The first question, why we write, is just almost too overwhelming and multi-faceted to even begin to wrap our heads around. For example, every writer probably has a different reason and most likely will have a host of different reasons all in descending order in his head–some reasons may be more powerful for others–but the first thing that happens with every writer occurs by himself with a blank page. I think that’s the first thing to consider. Before asking anyone’s permission to write, before we say that we wrote a story, before we say that we like writing, we first encounter the blank page and we learn the pleasure that it is to un-blank it. To fill it in, to decrease the negative space of that blank page. When we fill this negative space, we do so with things dredged up from within us. Each word is something we feel, think, wonder, posit, and on and on. And seeing this page become filled, in a way, legitimizes what we have felt and provides a way for us to look at ourselves in a new way, in a safe light that is free from judgment or from the fingerprints of anyone else in the world. This document and every one after it we create is, in a way, a piece of the last untouched soil in the world. The blank spaces on the map have been filled in, there are no more horizons to expand or explore, except for the ones that no one else can touch–until we let them. That’s step one. I believe, in a way, that’s why we write. We write to look inward. To bring the most honest parts of us to the surface and to fix them there and hold them up as artifacts of what we believe and who we are and what we value.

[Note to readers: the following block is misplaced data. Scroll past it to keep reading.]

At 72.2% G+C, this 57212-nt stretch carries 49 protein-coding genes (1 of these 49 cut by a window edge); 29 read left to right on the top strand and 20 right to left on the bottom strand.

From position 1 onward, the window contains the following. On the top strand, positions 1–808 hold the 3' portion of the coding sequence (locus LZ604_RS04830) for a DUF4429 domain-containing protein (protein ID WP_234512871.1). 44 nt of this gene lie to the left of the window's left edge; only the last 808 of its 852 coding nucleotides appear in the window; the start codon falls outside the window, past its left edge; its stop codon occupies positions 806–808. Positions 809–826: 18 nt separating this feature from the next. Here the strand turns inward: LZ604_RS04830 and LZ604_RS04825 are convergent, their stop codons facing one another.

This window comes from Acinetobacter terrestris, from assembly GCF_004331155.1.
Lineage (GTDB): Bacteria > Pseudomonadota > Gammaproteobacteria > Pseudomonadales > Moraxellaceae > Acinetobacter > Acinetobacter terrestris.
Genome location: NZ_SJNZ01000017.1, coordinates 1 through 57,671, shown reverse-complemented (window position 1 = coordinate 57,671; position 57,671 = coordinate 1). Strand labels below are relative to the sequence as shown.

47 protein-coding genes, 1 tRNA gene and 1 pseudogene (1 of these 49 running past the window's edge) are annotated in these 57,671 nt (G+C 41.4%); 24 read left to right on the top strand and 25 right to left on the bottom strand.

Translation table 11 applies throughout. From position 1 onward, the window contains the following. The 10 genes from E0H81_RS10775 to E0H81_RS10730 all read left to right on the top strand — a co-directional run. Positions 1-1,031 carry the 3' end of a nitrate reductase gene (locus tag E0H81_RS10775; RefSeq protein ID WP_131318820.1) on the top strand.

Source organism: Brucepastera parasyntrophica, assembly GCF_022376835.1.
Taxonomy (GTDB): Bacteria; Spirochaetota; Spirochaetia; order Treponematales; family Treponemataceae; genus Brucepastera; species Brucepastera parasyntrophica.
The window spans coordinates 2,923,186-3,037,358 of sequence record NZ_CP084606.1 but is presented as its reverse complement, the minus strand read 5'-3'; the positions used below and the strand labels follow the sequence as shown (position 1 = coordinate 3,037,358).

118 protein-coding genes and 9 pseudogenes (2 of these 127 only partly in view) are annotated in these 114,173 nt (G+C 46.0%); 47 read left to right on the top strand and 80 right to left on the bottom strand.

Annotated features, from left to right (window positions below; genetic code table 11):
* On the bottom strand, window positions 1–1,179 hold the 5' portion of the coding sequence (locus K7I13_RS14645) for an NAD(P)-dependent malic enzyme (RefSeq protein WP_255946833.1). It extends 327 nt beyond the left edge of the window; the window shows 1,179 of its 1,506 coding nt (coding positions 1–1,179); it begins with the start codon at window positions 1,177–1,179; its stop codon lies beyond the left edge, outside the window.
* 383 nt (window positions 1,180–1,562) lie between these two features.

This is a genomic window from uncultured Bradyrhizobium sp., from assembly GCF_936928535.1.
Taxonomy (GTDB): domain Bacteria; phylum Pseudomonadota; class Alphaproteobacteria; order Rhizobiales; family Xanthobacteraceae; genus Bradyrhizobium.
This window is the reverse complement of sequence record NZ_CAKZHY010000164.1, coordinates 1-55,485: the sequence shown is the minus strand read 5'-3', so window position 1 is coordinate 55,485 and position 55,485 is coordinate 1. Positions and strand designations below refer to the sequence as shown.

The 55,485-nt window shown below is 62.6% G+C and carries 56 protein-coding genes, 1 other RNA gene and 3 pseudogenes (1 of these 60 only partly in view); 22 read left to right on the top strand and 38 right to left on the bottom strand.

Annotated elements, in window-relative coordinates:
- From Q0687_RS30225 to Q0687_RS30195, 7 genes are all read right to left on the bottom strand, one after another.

And so we then move on to the idea of what reader comes into our minds when we are working on our artifacts that we have dredged up from within. Normally, the answer that is given is usually along the lines of “someone who likes the same kind of works as me”. This probably isn’t too far from the truth, and yet, when we’re honest with ourselves, (literary writers, at least) we are usually meaning that the readers we imagine we are writing for are other versions of our very best selves. What I mean by this is that when writers put something down and before asking anyone else to read it, they decide that it’s good without asking for a second pair of eyes. They do it with only the judgment within themselves that the piece before them is up to their standards of what is good and that if they were the reader of the piece, they would find it worthy of their time and effort. And so if we writers are writing and judging a piece ourselves, where does the actual reader come in? Why is he necessary? Is he necessary? What responsibility does a writer have to the reader? I believe that where the reader comes in is right there—when the work is ready to be read, not only by the writer himself or his close friends, but by the public at large. When the writer’s book goes out into the world, the writer has essentially polished that original artifact from within and made it as perfect as it was possible to make it. Now, given that the writer has given this to the reader in order to make of it what he will, the question must be asked as to what the writer expects from the reader, which I believe to be the real question, or even what the asker of the question actually means when he asks what the writer’s ideal reader is, which is “what does the writer expect from his reader?” I believe that the writer expects the reader to be someone who is willing to put aside a great deal of time in order to read what he has written and to make a sizable effort in order to ascertain what it was the writer was trying to say with this piece of himself. Now, in order for this to occur, the writer must ascertain what it is he owes to the reader. This is, I think, ultimately the most important question regarding the writer/reader relationship. The writer has to determine what responsibility he has to his ideal reader. It is in this final decision the writer makes that determines how his writing will be seen—the object of writing as I see it, the purpose of it is to look inward to reach out. The whole act of writing is an act of introspection. In writing, we hold up that piece of ourselves to the reader and it is in that last holding up that we reach outward, letting the reader be the judge of that piece of ourselves we hold most dear, most secret, most sacred. And that is what the writer owes to the reader. The writer’s responsibility to the reader is to make that piece of himself that he has put into his book to be the truest, most honest piece of himself he can dredge up. No more, no less. The writer should not be glib, should not be flippant, should not be egotistical in his writing—he must write as if talking to a lover, as if talking to a best friend, as if talking to himself.